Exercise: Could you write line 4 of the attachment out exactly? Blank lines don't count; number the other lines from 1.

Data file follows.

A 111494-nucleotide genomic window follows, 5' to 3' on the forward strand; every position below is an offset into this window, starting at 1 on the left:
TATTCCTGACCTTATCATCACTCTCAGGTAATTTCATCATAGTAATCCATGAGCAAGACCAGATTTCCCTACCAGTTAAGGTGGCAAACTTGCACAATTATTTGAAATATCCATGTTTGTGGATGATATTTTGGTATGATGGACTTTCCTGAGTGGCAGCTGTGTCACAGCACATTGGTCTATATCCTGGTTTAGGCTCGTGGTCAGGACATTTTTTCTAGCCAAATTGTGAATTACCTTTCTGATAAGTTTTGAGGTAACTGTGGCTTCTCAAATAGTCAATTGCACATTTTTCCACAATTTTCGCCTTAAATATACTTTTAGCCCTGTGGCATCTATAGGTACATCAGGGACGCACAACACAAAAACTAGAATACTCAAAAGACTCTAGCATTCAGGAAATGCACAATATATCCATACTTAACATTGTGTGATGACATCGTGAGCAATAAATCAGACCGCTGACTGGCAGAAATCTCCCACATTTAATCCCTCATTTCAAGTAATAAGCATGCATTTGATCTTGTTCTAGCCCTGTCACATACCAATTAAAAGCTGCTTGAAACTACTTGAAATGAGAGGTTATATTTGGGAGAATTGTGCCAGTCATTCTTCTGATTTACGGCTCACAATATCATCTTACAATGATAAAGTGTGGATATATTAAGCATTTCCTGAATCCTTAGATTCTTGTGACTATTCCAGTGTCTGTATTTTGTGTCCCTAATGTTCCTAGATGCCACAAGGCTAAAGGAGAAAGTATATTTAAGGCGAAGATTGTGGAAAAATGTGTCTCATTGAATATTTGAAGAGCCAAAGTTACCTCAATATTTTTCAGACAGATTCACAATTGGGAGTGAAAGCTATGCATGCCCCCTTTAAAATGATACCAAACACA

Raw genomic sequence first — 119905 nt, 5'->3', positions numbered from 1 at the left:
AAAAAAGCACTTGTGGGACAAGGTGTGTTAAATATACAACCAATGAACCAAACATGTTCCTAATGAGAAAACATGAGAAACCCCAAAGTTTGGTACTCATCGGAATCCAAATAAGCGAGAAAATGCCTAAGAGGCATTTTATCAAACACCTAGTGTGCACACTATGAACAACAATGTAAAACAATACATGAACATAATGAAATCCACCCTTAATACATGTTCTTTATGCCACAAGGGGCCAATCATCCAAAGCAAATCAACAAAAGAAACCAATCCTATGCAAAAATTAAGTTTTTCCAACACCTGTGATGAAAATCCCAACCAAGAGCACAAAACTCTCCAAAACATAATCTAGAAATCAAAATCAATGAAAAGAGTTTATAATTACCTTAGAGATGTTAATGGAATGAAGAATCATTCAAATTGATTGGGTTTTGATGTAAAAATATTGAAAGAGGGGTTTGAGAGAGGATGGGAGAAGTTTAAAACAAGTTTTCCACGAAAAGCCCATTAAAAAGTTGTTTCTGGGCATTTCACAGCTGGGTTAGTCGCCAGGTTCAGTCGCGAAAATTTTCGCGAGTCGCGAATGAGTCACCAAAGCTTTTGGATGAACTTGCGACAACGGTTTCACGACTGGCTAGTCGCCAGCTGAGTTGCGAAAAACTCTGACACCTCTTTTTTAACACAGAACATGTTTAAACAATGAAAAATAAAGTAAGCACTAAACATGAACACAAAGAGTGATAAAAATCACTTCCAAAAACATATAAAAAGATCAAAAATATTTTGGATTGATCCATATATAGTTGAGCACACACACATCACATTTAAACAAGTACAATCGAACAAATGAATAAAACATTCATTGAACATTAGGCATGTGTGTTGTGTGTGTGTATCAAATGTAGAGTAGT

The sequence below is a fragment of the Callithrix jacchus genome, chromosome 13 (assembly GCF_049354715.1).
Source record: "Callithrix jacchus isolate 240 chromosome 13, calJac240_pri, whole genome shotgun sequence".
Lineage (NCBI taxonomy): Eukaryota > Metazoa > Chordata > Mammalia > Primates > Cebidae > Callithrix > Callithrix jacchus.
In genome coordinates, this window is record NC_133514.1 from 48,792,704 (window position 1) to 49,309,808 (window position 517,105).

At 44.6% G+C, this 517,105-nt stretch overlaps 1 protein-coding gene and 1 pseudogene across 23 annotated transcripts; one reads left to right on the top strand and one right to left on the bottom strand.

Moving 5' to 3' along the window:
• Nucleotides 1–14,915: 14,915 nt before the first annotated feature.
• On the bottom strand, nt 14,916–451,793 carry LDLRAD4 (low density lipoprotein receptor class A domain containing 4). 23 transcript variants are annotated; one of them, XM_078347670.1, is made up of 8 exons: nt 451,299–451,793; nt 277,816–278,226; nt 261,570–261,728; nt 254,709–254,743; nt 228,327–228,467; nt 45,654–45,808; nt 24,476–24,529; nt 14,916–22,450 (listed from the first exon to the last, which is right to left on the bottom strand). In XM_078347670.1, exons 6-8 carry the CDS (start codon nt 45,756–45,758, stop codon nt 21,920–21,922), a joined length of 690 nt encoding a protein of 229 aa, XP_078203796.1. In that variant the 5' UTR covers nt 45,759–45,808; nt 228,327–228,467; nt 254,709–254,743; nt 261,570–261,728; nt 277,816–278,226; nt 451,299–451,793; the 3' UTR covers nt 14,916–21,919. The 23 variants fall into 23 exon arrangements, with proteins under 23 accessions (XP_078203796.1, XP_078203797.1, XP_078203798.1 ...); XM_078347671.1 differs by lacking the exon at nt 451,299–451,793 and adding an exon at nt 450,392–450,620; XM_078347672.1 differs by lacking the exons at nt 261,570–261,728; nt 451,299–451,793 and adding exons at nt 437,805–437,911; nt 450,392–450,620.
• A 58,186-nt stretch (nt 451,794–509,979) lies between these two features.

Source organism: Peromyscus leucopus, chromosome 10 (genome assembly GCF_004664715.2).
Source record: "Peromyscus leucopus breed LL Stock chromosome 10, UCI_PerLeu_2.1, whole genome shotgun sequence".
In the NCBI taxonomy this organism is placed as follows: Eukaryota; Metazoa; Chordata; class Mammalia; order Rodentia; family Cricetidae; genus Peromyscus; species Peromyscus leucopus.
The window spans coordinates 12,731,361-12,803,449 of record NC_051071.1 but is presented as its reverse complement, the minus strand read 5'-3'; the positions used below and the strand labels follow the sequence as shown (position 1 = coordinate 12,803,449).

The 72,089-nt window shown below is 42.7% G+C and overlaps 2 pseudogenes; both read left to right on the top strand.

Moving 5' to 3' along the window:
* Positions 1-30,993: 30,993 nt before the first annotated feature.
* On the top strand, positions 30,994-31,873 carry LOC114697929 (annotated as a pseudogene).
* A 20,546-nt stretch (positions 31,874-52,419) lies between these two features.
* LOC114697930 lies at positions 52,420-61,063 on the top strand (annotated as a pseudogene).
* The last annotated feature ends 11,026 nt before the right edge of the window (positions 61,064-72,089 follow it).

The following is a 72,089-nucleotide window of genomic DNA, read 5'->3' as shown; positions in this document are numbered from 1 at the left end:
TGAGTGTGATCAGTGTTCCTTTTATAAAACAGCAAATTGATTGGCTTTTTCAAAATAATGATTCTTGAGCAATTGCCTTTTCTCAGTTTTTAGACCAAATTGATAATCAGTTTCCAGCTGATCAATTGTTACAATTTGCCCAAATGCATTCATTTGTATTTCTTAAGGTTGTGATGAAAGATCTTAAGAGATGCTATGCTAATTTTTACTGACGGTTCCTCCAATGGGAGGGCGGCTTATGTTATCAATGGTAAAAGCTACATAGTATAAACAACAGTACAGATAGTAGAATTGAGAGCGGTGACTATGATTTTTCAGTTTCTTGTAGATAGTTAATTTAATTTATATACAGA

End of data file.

AAAAAAGCACTTGTGGGACAAGGTGTGTTAAATATACAACCAATGAACCAAACATGTTCCTAATGAGAAAACATGAGAAACCCCAAAGTTTGGTACTCATCGGAATCCAAATAAGCGAGAAAATGCCTAAGAGGCATTTTATCAAACACCTAGTGTGCACACTATGAACAACAATGTAAAACAATACATGAACATAATGAAATCCACCCTTAATACATGTTCTTTATGCCACAAGGGGCCAATCATCCAAAGCAAATCAACAAAAGAAACCAATCCTATGCAAAAATTAAGTTTTTCCAACACCTGTGATGAAAATCCCAACCAAGAGCACAAAACTCTCCAAAACATAATCTAGAAATCAAAATCAATGAAAAGAGTTTATAATTACCTTAGAGATGTTAATGGAATGAAGAATCATTCAAATTGATTGGGTTTTGATGTAAAAATATTGAAAGAGGGGTTTGAGAGAGGATGGGAGAAGTTTAAAACAAGTTTTCCACGAAAAGCCCATTAAAAAGTTGTTTCTGGGCATTTCACAGCTGGGTTAGTCGCCAGGTTCAGTCGCGAAAATTTTCGCGAGTCGCGAATGAGTCACCAAAGCTTTTGGATGAACTTGCGACAACGGTTTCACGACTGGCTAGTCGCCAGCTGAGTTGCGAAAAACTCTGACACCTCTTTTTTAACACAGAACATGTTTAAACAATGAAAAATAAAGTAAGCACTAAACATGAACACAAAGAGTGATAAAAATCACTTCCAAAAACATATAAAAAGATCAAAAATATTTTGGATTGATCCATATATAGTTGAGCACACACACATCACATTTAAACAAGTACAATCGAACAAATGAATAAAACATTCATTGAACATTAGGCATGTGTGTTGTGTGTGTGTATCAAATGTAGAGTAGT